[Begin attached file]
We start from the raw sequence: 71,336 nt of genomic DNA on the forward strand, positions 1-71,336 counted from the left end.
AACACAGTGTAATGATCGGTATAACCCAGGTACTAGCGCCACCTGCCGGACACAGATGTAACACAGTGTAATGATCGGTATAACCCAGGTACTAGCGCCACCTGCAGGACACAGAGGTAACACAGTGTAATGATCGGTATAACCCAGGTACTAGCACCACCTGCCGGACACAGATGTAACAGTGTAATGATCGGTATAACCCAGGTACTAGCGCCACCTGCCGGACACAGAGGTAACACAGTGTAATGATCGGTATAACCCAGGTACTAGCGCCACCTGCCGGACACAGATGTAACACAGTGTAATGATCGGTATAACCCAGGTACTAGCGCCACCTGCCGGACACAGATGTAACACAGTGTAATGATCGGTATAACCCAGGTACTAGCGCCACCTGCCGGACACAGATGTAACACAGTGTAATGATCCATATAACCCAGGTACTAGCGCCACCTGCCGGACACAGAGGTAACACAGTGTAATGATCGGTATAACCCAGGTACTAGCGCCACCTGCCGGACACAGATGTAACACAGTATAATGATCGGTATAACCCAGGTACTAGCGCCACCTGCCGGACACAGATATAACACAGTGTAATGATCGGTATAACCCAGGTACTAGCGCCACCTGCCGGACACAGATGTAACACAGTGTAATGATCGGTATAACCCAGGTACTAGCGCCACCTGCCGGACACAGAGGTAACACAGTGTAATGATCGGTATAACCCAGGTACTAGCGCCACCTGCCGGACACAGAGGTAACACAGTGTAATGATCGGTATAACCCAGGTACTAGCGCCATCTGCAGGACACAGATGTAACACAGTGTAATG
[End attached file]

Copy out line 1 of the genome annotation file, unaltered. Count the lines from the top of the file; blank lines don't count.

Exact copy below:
We start from the raw sequence: 71,336 nt of genomic DNA on the forward strand, positions 1-71,336 counted from the left end.